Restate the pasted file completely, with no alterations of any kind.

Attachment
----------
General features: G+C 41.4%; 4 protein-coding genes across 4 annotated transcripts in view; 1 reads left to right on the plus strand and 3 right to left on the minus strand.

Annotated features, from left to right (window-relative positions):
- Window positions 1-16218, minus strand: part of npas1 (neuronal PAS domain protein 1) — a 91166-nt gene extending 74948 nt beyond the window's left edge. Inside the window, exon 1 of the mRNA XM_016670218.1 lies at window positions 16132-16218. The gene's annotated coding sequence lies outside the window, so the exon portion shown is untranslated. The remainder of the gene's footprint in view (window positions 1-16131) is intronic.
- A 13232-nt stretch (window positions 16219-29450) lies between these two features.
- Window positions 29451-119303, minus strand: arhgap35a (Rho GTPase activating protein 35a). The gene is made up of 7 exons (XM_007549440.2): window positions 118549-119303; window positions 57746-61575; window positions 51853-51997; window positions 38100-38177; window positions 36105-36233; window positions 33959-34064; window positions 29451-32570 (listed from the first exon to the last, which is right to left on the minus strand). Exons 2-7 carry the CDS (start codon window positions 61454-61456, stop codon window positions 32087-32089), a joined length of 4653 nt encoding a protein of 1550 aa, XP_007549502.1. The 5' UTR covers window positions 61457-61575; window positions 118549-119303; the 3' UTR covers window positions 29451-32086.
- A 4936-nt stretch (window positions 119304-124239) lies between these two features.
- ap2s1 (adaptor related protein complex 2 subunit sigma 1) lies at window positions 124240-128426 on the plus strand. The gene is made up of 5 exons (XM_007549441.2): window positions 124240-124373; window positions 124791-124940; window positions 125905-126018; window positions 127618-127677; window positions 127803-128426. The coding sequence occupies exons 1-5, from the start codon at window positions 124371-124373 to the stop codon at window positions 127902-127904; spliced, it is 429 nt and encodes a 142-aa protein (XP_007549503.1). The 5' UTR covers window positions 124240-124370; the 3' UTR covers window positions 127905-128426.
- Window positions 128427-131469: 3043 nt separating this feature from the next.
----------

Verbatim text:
General features: G+C 41.4%; 4 protein-coding genes across 4 annotated transcripts in view; 1 reads left to right on the plus strand and 3 right to left on the minus strand.

Annotated features, from left to right (window-relative positions):
- Window positions 1-16218, minus strand: part of npas1 (neuronal PAS domain protein 1) — a 91166-nt gene extending 74948 nt beyond the window's left edge. Inside the window, exon 1 of the mRNA XM_016670218.1 lies at window positions 16132-16218. The gene's annotated coding sequence lies outside the window, so the exon portion shown is untranslated. The remainder of the gene's footprint in view (window positions 1-16131) is intronic.
- A 13232-nt stretch (window positions 16219-29450) lies between these two features.
- Window positions 29451-119303, minus strand: arhgap35a (Rho GTPase activating protein 35a). The gene is made up of 7 exons (XM_007549440.2): window positions 118549-119303; window positions 57746-61575; window positions 51853-51997; window positions 38100-38177; window positions 36105-36233; window positions 33959-34064; window positions 29451-32570 (listed from the first exon to the last, which is right to left on the minus strand). Exons 2-7 carry the CDS (start codon window positions 61454-61456, stop codon window positions 32087-32089), a joined length of 4653 nt encoding a protein of 1550 aa, XP_007549502.1. The 5' UTR covers window positions 61457-61575; window positions 118549-119303; the 3' UTR covers window positions 29451-32086.
- A 4936-nt stretch (window positions 119304-124239) lies between these two features.
- ap2s1 (adaptor related protein complex 2 subunit sigma 1) lies at window positions 124240-128426 on the plus strand. The gene is made up of 5 exons (XM_007549441.2): window positions 124240-124373; window positions 124791-124940; window positions 125905-126018; window positions 127618-127677; window positions 127803-128426. The coding sequence occupies exons 1-5, from the start codon at window positions 124371-124373 to the stop codon at window positions 127902-127904; spliced, it is 429 nt and encodes a 142-aa protein (XP_007549503.1). The 5' UTR covers window positions 124240-124370; the 3' UTR covers window positions 127905-128426.
- Window positions 128427-131469: 3043 nt separating this feature from the next.